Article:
Good fights

Why we know too much about the virus, how The Beatles argued, and the missing bit of Jordan Peterson's brain.

This is a picture promoting Helen Lewis’s interview with Jordan Peterson, for GQ, from 2018. You’ll note that only one of them is smiling. The video now has nearly 24 million views. People do love a dust-up and the framing was explicitly confrontational, but if you watch it, you’ll see that Helen is not actually bent on ‘destroying’ Peterson; she is genuinely interested in drawing out his ideas. (Full disclosure: Helen is a friend of mine, no I wouldn’t want to be interviewed by her.) She asks Peterson difficult questions, probing for tensions or contradictions, but that’s one way of accomplishing said goal. In other words it would have been perfectly possible for this interview to have been tough but amicable, and for Peterson to have come out very well, but to my mind (his followers disagree) he did not. That’s because in his mind - as we now know - he was being personally attacked. It’s important to say here that I think there’s some truth to Peterson’s complaints about the way that the media treat him; interviewers often seem ignorant of his work and attack a straw man, with the goal being to take down or deride rather than to illuminate. I just don’t think that was the case here. This debate didn’t need to be a zero-sum game, with a winner and a loser, but that’s how he treats it. Right from the start, he is defensive, truculent, impenetrably grumpy. He can’t distinguish between the questioning of his ideas from an assault on him. Part of the fascination of the video is watching Helen attempt to find a way past these defences - not so that she can attack him but so that he can answer more freely. She tries humour, but he’s completely unresponsive to it. And this, to me, is what’s most revealing about the exchange. Humour is a psychological safety valve. People who are deficient in it tend not to be at peace with themselves or others. It can play a crucial role in argument; shared laughter is an instant, physical reminder that we have more in common than the disagreement itself. Peterson seems to be missing that facility altogether. No wonder he seems so ill at ease in this world.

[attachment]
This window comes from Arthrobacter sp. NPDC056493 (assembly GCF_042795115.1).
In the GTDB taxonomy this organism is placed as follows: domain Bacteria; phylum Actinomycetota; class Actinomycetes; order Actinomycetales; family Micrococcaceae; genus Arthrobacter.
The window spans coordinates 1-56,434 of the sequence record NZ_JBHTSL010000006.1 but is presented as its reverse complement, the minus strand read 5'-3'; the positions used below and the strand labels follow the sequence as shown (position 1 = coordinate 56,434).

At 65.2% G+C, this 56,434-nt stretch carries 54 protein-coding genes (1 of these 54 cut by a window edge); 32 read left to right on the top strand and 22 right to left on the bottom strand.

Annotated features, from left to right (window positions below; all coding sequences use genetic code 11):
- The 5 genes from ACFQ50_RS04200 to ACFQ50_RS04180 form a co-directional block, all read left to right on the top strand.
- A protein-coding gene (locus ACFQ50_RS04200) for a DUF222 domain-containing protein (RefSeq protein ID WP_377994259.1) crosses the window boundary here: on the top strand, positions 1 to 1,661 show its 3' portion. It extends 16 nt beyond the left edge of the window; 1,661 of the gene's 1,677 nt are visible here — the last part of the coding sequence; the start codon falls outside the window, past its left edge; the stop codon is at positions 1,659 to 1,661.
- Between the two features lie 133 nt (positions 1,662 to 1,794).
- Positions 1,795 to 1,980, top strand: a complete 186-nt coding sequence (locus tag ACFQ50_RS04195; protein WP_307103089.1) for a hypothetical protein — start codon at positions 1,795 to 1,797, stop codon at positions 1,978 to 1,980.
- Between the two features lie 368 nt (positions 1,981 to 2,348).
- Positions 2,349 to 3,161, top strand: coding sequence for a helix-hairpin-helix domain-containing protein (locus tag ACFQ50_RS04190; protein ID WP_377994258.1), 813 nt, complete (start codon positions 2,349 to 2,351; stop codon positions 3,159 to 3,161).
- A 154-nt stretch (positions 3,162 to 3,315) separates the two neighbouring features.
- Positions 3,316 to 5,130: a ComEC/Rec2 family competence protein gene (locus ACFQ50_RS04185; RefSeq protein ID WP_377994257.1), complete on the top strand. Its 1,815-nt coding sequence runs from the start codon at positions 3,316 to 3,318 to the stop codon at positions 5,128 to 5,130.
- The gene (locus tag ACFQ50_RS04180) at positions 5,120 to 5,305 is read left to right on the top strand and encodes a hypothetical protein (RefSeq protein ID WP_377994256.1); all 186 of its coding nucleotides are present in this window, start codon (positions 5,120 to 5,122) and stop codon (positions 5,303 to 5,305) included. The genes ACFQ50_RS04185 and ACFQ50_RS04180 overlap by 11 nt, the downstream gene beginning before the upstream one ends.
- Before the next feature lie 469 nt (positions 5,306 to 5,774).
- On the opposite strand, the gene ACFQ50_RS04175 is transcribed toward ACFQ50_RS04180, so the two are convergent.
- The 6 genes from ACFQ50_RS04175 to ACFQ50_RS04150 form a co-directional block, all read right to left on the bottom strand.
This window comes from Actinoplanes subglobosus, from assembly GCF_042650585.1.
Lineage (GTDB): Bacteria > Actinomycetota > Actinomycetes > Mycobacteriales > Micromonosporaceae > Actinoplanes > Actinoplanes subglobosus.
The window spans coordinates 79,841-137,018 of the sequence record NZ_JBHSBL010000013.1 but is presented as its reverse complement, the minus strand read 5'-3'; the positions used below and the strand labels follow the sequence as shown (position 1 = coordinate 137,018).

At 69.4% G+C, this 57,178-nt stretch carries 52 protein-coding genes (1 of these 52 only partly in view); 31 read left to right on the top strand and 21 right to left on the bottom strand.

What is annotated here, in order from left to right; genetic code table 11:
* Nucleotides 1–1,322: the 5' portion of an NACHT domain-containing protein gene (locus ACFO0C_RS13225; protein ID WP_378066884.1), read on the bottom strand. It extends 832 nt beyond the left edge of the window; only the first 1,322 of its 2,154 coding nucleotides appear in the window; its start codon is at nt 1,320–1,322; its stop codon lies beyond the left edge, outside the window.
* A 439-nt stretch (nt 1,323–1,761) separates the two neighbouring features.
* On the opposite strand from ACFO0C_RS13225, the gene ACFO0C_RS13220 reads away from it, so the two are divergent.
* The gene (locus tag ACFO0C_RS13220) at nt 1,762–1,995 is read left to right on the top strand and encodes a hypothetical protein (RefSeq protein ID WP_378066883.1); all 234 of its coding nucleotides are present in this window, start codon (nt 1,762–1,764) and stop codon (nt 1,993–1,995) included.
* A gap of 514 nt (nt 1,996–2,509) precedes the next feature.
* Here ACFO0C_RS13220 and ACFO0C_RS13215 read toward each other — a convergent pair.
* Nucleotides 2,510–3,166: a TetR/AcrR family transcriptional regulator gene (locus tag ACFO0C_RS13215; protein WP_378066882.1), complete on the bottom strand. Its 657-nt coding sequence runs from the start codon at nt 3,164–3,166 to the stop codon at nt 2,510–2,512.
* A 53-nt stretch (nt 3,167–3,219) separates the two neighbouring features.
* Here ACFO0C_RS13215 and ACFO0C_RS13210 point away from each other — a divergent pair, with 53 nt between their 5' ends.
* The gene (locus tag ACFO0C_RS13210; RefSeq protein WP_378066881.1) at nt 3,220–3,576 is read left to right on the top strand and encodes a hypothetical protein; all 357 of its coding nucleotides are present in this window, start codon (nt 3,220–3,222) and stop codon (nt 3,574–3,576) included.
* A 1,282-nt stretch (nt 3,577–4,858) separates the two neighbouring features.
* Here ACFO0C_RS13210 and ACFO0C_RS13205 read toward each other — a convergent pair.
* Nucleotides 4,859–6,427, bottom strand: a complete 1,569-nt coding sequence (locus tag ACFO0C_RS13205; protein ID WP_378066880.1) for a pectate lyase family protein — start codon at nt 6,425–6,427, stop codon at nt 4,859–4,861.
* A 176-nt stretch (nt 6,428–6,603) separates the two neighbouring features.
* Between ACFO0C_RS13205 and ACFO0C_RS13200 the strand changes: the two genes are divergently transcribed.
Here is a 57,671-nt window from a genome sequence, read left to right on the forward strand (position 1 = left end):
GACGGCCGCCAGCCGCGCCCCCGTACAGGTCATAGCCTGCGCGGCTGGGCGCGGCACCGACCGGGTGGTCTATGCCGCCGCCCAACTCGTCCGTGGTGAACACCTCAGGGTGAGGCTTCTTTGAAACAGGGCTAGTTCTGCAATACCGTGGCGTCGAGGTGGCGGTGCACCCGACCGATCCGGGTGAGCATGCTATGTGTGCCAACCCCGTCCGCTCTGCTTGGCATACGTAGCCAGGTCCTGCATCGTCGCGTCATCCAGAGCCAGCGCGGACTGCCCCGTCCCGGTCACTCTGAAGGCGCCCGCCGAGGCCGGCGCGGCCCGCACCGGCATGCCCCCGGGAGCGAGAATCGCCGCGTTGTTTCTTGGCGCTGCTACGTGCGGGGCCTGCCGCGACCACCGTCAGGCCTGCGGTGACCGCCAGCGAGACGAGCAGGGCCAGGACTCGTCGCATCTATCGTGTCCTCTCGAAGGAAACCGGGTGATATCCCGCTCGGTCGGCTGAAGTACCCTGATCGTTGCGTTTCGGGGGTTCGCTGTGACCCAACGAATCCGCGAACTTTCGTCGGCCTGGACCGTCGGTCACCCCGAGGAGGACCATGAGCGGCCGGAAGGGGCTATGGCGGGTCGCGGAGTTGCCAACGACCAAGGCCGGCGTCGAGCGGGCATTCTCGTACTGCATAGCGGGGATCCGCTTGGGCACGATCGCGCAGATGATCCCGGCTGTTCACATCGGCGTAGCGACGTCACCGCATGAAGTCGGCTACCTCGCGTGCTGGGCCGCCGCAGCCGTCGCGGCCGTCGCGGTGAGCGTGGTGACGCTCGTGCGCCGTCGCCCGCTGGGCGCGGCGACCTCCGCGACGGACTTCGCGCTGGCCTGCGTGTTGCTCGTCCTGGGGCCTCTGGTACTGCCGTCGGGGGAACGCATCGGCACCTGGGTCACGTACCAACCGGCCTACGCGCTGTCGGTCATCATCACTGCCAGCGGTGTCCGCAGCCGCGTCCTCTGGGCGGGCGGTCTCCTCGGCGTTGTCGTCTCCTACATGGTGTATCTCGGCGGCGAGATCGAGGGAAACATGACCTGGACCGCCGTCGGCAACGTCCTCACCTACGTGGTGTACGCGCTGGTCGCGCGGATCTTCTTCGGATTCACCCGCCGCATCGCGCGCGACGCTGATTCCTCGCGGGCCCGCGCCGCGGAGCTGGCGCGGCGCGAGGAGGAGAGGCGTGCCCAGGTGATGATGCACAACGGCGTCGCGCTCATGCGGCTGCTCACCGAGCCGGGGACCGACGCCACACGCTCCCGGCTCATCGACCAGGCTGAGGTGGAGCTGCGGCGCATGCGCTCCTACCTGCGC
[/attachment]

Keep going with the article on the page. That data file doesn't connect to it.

I’d love you to pre-order my new book, CONFLICTED, on the art and science of productive disagreement. Less than a WEEK to go now! (UK 18th, US 23rd). For reasons I explain here, every pre-order helps. If you think you might buy it at any point, buying it now is like doing a favour to me at no cost to yourself.

And please spread the word about The Ruffian - I rely on you to be my marketing department. Whenever you mention it, include a link to this post or to the sign-up page - https://ianleslie.substack.com 

Share

Share The Ruffian

THE INFO VIRUS